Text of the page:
Background: This study compared the prevalence of co-morbidity in patients starting renal replacement therapy (RRT) between European countries and further examined how co-morbidity affects access to transplantation.
Methods: In this ERA-EDTA registry special study, 17907 patients from Austria, Catalonia (Spain), Lombardy (Italy), Norway, and the UK (England/Wales) were included (1994-2001). Co-morbidity was recorded at the start of RRT.
Results: The prevalence of co-morbidity was: diabetes mellitus (DM) (primary renal disease and co-morbidity) 28%, ischaemic heart disease (IHD) 23%, peripheral vascular disease (PVD) 24%, cerebrovascular disease (CVD) 14% and malignancy 11%. With exception of malignancy, the prevalence of co-morbidity was highest in Austria, but differences were small among other countries. With exception of DM, males suffered more often from co-morbidity than females. In general, the percentage of haemodialysis was higher in patients with co-morbidity, but treatment modality differed substantially between countries. Using a Cox regression with adjustment for demographics, country, year of start and other co-morbidities, the presence of each of the co-morbid conditions made it less likely [RR; 95%CI] to receive a transplant within 4 years: DM [0.79; 0.70-0.88], IHD [0.59; 0.50-0.70], PVD [0.57; 0.49-0.67], CVD [0.49; 0.39-0.61], and malignancy [0.32; 0.24-0.42]. The age, gender and year of start adjusted relative risk [95%CI] to receive a renal transplant within 4 years ranged from 0.23 [0.19-0.27] for Lombardy (Italy) to 3.86 [3.36-4.45] for Norway (Austria = reference). These international differences existed for patients with and without co-morbidity.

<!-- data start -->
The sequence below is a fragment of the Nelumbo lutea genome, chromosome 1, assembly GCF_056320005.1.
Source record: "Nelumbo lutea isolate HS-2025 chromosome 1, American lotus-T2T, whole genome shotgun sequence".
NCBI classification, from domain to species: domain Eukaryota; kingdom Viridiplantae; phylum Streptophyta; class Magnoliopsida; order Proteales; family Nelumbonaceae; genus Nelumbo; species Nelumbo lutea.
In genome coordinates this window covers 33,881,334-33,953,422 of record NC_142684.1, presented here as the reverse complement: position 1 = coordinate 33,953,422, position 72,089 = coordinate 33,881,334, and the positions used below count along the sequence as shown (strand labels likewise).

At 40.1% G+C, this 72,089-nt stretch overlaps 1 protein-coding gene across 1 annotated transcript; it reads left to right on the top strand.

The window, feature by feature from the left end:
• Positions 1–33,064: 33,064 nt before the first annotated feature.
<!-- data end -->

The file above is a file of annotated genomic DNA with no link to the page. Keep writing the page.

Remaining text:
Conclusions: The prevalence of co-morbidity was highest in Austria but differences were small among other countries. The access to a renal graft was most affected by the presence of malignancy and least affected by the presence of DM. International differences in access to transplantation were only partly due to co-morbid variability.